Sometimes the recipe for reaching at-risk youth starts with good food, positive role models and a certain amount of credibility on the streets.
That was the concept behind the Hug Your Hood picnic Saturday in Harris Park in Kansas City, where community activists grilled hot dogs, hamburgers and chicken wings with an open invitation to at-risk young people in the neighborhood of 40th Street and Wayne Avenue.
The invitation came with no strings attached, said organizer Andre Thurman, director of the activist group 100 Men of Blue Hills who early in life had trouble with the law. Thurman, 42, said his group hoped to talk with young people about peaceful conflict resolution and how to solve problems without winding up in handcuffs or seeing someone get hurt.
The intended audience on Saturday included members of FO, a local street organization — those attending Saturday preferred not to use the term “gang.”
“They have the same concerns as everyone else,” Thurman said. “They don’t like living in fear. The young people want peace too. But the thing is how to get there after so much blood has been shed.”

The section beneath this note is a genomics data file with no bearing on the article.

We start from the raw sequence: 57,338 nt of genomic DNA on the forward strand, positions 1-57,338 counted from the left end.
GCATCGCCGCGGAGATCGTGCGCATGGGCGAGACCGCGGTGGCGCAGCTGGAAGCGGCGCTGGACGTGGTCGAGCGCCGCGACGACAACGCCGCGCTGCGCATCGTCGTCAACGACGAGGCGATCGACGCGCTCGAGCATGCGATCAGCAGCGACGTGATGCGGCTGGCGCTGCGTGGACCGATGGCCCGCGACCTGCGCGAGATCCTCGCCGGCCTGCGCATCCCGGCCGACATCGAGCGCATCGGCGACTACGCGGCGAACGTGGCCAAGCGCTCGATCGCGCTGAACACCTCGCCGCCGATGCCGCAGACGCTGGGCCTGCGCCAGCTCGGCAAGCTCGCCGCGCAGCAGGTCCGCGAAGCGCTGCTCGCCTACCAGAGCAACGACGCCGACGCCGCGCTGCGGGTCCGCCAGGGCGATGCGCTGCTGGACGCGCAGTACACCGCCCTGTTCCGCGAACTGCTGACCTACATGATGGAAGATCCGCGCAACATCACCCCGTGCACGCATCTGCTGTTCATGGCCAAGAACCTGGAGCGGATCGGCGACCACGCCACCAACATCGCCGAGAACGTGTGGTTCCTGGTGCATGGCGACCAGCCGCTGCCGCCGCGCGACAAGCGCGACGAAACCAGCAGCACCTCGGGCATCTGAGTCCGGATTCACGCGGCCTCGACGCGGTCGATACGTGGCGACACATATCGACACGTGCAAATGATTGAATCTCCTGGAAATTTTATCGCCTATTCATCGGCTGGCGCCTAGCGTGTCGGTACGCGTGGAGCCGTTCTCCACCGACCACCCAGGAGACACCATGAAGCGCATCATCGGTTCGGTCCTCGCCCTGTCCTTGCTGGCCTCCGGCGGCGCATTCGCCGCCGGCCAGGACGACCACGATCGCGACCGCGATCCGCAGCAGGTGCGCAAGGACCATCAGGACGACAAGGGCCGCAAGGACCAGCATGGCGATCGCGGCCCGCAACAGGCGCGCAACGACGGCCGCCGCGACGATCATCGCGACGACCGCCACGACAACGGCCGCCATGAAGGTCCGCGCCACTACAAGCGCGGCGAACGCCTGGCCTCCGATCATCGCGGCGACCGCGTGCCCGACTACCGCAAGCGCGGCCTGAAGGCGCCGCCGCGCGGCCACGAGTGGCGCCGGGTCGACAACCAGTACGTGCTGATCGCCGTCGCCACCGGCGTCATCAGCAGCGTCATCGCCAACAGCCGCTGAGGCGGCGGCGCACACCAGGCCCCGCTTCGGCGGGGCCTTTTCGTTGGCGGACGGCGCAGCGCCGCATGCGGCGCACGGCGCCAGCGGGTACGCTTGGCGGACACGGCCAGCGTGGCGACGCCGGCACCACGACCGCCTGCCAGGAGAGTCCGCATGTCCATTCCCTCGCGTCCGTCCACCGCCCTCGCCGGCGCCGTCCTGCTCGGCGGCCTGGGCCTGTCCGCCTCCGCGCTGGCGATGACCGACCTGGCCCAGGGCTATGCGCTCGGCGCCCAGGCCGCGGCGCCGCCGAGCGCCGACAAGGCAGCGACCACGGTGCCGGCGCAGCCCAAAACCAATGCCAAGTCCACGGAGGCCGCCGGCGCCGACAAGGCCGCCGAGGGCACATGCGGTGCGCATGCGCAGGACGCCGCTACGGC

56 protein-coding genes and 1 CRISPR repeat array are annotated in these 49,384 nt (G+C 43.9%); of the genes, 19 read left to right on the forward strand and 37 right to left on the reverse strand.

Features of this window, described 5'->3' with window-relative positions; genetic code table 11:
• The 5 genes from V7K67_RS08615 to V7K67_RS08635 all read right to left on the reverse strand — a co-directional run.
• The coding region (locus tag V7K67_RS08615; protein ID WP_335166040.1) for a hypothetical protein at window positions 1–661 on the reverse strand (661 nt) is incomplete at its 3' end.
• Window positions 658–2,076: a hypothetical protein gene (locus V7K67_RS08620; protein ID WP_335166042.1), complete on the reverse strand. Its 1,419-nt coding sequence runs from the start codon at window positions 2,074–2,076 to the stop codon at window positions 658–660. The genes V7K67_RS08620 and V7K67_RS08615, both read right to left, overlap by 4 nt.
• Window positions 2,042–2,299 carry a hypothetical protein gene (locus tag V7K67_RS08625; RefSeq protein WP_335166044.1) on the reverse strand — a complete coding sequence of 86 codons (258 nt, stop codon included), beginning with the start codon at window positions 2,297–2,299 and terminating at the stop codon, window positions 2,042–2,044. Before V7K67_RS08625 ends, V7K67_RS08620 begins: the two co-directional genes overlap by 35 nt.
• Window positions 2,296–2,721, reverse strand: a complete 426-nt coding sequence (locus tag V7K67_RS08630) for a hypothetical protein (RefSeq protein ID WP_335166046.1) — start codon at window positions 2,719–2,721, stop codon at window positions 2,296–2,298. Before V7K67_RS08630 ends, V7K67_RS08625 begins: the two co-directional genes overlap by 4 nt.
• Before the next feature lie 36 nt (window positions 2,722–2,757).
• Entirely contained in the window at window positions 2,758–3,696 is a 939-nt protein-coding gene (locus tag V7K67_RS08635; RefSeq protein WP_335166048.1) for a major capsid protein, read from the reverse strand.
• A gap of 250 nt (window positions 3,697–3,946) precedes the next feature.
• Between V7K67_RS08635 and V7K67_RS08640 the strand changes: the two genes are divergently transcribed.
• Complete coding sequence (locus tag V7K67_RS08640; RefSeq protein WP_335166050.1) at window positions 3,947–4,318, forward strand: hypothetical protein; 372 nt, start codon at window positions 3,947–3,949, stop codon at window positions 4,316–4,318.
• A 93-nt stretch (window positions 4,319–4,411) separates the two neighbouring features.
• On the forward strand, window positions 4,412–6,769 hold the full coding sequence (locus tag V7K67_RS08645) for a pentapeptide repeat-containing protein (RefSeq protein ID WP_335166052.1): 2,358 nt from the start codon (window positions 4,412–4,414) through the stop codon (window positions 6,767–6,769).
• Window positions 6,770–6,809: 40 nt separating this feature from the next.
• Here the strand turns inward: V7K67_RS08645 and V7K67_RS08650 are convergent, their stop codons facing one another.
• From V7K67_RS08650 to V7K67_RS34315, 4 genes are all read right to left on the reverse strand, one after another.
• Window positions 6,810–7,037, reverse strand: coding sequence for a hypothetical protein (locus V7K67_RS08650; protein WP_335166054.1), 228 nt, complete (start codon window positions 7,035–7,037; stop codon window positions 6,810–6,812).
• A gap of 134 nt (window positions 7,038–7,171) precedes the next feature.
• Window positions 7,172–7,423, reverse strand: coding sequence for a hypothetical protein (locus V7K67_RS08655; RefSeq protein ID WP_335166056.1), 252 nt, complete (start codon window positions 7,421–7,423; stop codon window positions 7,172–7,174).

Saturday’s event was the third such picnic hosted by 100 Men. Two more are planned later this year. The group counts about 100 members so far. Part of the solution, Thurman says, is leadership that isn’t tied to law enforcement or government, but leaders who are known to have lived the gang life themselves, who can gain the trust of the youth who need outreach the most.
In making his case to young people, Thurman can point to his past with the Rollin’ 20s Crips. In 1993, he participated in historic gang peace talks in Kansas City at the National Urban Peace and Justice Summit. Now a father of 12, Thurman has worked with the local anti-violence group Aim4Peace and helped form the 100 Men group.
“We know they’ll come out to this,” Thurman said. “Most of the young people, if they don’t know me personally, or our members, they know our reputation. They know we’re not involved with locking them up.”
Along with offering help with conflict resolution, the group hopes to show a better path toward success. At Saturday’s picnic a local auto club lined the street with Corvettes. Many of the drivers were owners of small businesses who could offer, if not a job immediately, some advice about making a legitimate living.
Early in the afternoon, picnic tables began to fill up, mostly with local men who had never attended a Hug Your Hood picnic before but came at the suggestion of friends.
One early arrival, Rubin Townsend, said he was open to the activists’ message.
“We want the crime to quit happening. We want the violence out of our neighborhood and the drugs out of our neighborhood,” he said.
Asked if he thought 100 Men had an answer, he said, “I hope so.”